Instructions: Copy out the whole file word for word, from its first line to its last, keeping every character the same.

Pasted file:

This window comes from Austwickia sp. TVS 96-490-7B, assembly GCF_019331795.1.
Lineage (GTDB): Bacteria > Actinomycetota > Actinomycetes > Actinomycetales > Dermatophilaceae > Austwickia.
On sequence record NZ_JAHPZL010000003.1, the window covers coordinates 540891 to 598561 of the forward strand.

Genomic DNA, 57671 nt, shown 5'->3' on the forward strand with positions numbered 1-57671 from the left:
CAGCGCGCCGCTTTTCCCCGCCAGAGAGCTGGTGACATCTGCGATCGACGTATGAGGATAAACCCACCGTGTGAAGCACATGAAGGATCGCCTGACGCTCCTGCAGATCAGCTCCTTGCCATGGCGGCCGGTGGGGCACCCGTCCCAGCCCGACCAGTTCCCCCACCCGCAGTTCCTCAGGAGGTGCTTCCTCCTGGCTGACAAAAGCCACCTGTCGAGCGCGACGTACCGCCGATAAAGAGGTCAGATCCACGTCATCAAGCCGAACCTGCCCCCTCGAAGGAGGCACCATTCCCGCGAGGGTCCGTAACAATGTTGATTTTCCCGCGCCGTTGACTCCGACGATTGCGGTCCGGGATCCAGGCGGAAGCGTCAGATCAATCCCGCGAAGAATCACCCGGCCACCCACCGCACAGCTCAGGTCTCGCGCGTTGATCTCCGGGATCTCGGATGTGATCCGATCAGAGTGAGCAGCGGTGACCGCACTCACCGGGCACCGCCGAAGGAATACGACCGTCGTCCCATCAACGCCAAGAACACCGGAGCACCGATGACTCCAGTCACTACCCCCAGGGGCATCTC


This window comes from Austwickia sp. TVS 96-490-7B, assembly GCF_019331795.1.
Lineage (GTDB): Bacteria > Actinomycetota > Actinomycetes > Actinomycetales > Dermatophilaceae > Austwickia.
On sequence record NZ_JAHPZL010000003.1, the window covers coordinates 540891 to 598561 of the forward strand.

Genomic DNA, 57671 nt, shown 5'->3' on the forward strand with positions numbered 1-57671 from the left:
CAGCGCGCCGCTTTTCCCCGCCAGAGAGCTGGTGACATCTGCGATCGACGTATGAGGATAAACCCACCGTGTGAAGCACATGAAGGATCGCCTGACGCTCCTGCAGATCAGCTCCTTGCCATGGCGGCCGGTGGGGCACCCGTCCCAGCCCGACCAGTTCCCCCACCCGCAGTTCCTCAGGAGGTGCTTCCTCCTGGCTGACAAAAGCCACCTGTCGAGCGCGACGTACCGCCGATAAAGAGGTCAGATCCACGTCATCAAGCCGAACCTGCCCCCTCGAAGGAGGCACCATTCCCGCGAGGGTCCGTAACAATGTTGATTTTCCCGCGCCGTTGACTCCGACGATTGCGGTCCGGGATCCAGGCGGAAGCGTCAGATCAATCCCGCGAAGAATCACCCGGCCACCCACCGCACAGCTCAGGTCTCGCGCGTTGATCTCCGGGATCTCGGATGTGATCCGATCAGAGTGAGCAGCGGTGACCGCACTCACCGGGCACCGCCGAAGGAATACGACCGTCGTCCCATCAACGCCAAGAACACCGGAGCACCGATGACTCCAGTCACTACCCCCAGGGGCATCTC